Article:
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New Exhibition To Ensure That 2024 Becomes the Year to Discover the Hidden Voices of the Women Who Made Shakespeare


Visitors to the Shakespeare family homes in Stratford-upon-Avon will have the opportunity to gain an insight into the stories of life, loss, commerce and healing as the voices of the remarkable women who helped shape the life and career of William Shakespeare are explored at a fascinating new exhibition.

The Shakespeare Birthplace Trust, the custodians of the Shakespeare family homes in Stratford-upon-Avon, and a dedicated learning and heritage charity are focusing their programming in 2024 on exploring William’s female relatives and what they can tell us about the world Shakespeare inhabited and the under-represented lives of women in the period.

The centrepiece of this programme will be a new exhibition at Shakespeare’s New Place, that will explore the often-overlooked stories of the women who lived and worked alongside William Shakespeare.

“Prompted by the 400th anniversary of the death of Anne Shakespeare (nee Hathaway) in August 2023, we are embarking on an ambitious, multi-year project that will explore the sometimes hidden, often ignored, erased or forgotten stories of the many women who have influenced, as well as secured William’s legacy.

For this first year, we could think of no better place to start than exploring the lives of the women in Shakespeare’s immediate family. The people who must have had the greatest impact on him.”

Commented Rachael North, Director of Museum and Public Programmes at the Shakespeare Birthplace Trust.

The exhibition, entitled Hidden Voices: The Lives of the Women Who Made Shakespeare, will open in Spring 2024 and will focus on the five women who lived and worked in New Place during Shakespeare’s lifetime. Exploring the intergenerational links of Shakespeare’s closest female family members and discovering ways to reimagine their lives through documentary evidence and surviving objects from the period stored in the Trust’s world-class collection.

The women explored in the exhibition will be:

  • Mary Shakespeare (Nee Arden) Shakespeare’s mother
  • Anne Shakespeare (nee Hathaway) Shakespeare’s wife
  • Susanna Hall (nee Shakespeare) Shakespeare’s eldest daughter
  • Judith Quiney (nee Shakespeare) Shakespeare’s youngest daughter, and twin of Hamnet (d. 1596)
  • Elizabeth Barnard (nee Hall, Nashe) Susanna’s daughter, Shakespeare’s granddaughter 

“Early modern women often only become visible in the archives when their husbands die, through legacies, the law courts, business transactions or in wills, and so we will use these as starting points to re-populate the gaps in women’s histories, and re-discover these hidden voices. 

By using objects from our collection, including artefacts from the late 16th and early 17th centuries, we will explore the impact of these women, as businesswomen and effective managers of a grand and busy household at New Place as well as challenging many of the myths that relegate women to the margins: that William didn’t love Anne, because he left her the ‘second best bed’, that Susanna was the favourite, that Judith was illiterate and that because Mary was a farmer’s daughter, she was less upwardly mobile, for example.”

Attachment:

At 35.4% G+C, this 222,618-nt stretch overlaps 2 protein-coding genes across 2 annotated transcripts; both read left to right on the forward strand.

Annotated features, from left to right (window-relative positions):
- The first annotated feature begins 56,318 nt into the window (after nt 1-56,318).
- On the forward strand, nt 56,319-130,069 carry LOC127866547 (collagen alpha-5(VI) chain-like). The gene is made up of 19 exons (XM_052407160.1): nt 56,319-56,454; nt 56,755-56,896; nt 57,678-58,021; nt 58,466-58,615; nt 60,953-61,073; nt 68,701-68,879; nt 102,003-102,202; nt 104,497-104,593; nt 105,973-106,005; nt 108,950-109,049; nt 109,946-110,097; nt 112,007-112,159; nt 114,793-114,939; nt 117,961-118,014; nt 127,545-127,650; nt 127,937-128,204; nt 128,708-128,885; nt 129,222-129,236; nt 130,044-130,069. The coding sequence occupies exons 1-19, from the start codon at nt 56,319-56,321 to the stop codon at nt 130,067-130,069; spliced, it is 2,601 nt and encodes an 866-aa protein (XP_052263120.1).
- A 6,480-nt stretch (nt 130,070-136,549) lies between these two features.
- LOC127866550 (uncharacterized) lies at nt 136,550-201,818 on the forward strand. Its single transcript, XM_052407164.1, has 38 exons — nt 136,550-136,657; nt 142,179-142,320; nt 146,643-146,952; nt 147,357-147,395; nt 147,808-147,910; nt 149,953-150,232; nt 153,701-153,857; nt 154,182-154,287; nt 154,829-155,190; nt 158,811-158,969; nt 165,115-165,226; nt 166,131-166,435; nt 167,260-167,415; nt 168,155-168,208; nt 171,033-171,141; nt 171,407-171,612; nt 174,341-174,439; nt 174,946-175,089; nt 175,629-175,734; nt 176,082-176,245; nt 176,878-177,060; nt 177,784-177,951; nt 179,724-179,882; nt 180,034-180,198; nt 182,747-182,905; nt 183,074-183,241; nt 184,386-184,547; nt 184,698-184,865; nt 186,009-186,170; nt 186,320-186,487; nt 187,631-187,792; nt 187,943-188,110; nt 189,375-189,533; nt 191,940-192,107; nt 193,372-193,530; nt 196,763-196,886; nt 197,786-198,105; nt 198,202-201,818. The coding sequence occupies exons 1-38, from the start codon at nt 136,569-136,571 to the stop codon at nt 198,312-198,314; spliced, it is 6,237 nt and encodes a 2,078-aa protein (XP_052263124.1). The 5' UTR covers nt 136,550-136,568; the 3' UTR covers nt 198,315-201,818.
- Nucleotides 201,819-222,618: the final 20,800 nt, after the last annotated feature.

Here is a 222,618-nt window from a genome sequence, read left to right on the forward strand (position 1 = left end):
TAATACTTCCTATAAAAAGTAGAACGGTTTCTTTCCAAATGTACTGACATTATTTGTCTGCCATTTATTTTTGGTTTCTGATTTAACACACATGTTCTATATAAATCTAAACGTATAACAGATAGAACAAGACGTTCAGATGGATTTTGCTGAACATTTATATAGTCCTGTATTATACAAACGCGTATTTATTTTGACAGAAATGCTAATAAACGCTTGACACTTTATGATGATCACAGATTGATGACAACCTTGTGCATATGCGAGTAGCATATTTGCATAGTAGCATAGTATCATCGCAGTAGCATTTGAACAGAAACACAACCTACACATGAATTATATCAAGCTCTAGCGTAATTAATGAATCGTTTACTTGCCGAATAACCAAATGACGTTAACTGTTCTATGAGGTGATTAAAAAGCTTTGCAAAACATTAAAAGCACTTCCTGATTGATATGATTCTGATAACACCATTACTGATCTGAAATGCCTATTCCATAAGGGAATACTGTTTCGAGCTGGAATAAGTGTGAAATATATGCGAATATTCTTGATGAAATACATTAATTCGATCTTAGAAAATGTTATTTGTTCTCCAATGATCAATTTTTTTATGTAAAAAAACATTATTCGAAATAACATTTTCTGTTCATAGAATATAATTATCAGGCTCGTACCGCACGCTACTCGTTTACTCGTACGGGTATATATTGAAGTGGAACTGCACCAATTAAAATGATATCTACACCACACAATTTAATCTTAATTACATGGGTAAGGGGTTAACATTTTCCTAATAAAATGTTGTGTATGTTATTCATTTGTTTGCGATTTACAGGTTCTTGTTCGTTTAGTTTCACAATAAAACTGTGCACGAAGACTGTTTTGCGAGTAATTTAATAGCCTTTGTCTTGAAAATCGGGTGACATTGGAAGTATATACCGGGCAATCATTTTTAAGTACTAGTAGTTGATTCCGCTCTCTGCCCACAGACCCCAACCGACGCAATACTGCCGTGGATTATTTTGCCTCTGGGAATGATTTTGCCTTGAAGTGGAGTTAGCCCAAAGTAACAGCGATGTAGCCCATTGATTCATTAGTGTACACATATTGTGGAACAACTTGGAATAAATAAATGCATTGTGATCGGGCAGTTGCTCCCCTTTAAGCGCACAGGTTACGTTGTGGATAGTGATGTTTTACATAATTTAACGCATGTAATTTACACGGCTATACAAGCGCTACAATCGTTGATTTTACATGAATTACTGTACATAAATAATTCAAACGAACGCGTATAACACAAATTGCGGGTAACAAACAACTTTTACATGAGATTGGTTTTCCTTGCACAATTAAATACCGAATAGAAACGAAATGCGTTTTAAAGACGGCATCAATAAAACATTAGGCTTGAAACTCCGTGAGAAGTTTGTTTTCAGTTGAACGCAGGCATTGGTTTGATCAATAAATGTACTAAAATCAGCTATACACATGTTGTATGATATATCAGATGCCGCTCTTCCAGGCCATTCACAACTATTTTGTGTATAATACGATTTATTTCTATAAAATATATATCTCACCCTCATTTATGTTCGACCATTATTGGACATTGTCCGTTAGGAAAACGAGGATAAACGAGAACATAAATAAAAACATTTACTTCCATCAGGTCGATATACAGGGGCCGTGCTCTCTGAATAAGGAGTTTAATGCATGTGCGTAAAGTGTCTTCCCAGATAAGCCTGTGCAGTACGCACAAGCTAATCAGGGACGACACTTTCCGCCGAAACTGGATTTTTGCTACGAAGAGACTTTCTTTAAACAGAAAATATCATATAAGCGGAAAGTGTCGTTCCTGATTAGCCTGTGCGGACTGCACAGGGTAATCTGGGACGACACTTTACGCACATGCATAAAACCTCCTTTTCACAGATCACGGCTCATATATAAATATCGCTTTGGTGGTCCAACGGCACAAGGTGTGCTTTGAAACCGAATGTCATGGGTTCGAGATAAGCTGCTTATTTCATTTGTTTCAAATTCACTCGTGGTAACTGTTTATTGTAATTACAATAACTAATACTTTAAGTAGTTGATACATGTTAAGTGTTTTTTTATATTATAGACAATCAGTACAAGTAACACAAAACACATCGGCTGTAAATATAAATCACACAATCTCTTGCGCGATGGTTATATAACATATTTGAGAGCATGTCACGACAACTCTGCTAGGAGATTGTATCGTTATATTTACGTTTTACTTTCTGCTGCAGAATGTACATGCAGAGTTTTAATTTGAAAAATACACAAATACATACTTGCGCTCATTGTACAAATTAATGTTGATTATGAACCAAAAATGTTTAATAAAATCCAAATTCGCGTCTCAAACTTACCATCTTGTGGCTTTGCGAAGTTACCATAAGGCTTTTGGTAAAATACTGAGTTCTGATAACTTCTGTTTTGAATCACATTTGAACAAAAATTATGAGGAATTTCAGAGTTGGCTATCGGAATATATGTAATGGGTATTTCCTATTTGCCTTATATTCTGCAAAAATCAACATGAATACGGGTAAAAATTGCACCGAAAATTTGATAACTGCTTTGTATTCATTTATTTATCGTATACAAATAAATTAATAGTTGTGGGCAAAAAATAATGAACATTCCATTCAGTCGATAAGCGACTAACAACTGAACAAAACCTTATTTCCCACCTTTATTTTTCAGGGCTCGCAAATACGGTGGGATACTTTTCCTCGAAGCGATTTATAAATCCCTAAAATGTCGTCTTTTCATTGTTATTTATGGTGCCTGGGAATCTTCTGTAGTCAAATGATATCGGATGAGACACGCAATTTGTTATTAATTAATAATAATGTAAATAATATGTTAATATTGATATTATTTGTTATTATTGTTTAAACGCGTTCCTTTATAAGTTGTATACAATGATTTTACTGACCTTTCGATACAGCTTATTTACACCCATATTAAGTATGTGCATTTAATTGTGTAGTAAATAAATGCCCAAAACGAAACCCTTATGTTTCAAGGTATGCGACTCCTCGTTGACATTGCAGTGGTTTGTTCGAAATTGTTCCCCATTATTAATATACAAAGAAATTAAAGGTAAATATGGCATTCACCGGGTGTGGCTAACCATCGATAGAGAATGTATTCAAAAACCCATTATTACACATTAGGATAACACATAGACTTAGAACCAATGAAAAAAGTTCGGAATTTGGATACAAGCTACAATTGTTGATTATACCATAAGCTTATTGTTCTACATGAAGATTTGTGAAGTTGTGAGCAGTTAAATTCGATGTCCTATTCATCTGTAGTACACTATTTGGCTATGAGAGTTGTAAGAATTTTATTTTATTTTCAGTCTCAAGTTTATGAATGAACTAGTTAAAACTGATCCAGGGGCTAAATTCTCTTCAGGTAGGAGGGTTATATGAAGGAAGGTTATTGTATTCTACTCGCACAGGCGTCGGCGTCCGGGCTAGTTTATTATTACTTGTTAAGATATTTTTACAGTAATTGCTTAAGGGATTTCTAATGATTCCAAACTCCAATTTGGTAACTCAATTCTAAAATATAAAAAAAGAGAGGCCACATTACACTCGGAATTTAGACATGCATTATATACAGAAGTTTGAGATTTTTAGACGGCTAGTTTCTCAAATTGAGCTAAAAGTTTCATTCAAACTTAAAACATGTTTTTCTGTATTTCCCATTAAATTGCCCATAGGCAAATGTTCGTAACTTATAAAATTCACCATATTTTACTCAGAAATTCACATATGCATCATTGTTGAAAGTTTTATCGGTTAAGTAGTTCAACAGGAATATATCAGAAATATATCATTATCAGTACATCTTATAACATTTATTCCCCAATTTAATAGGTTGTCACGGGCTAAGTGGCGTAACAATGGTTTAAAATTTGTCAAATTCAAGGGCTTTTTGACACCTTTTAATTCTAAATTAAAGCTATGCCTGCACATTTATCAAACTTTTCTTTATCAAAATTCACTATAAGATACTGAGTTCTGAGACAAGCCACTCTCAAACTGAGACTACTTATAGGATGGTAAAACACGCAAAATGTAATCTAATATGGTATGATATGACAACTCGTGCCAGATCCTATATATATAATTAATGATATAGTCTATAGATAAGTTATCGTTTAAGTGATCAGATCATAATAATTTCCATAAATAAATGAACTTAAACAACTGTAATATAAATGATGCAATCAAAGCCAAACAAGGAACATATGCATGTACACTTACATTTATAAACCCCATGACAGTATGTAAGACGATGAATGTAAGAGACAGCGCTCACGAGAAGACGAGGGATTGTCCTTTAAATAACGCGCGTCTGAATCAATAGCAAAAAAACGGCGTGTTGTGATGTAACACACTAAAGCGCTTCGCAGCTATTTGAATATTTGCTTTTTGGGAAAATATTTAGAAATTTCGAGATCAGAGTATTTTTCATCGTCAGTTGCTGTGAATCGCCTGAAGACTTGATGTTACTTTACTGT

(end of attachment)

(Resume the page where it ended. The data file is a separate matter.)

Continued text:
Said Professor Charlotte Scott, Director of Knowledge at the Shakespeare Birthplace Trust.

In addition to the exhibition there will be a full programme of activities, events and talks at the other Shakespeare family homes, which will be announced early in the New Year. All focused on elements of The Women Who Made Shakespeare. The interpretation at each of the properties will also be augmented to ensure the stories of the women of the period are highlighted.

Importantly, the programme has been developed with women and female-identifying people at the heart of the conversation, a key aim of the Women Who Made Shakespeare project. This also means that the delivery of the programme will prioritise women and female-identifying practitioners, ensuring that the authentic female perspective is at the heart of the activity. 

What About William?

The Trust are keen to stress that this focus does not take away from the importance of the Shakespeare story but adds to it.

“We are approaching William Shakespeare not as a single genius, but as the figurehead of a community and network of people who enabled and secured his place in the canon of Western literature.

He wrote at a time when society was highly patriarchal and socially stratified. However, as we will explore in 2024, his own life and much of his career were enabled by women. From the monarch to home life.”

Continued Prof. Scott. 

Hidden Voices: The Lives of the Women Who Made Shakespeare will open at Shakespeare’s New Place on Saturday 16 March 2024. More information, including booking information and more details on the full programme of activities for the year, can be found at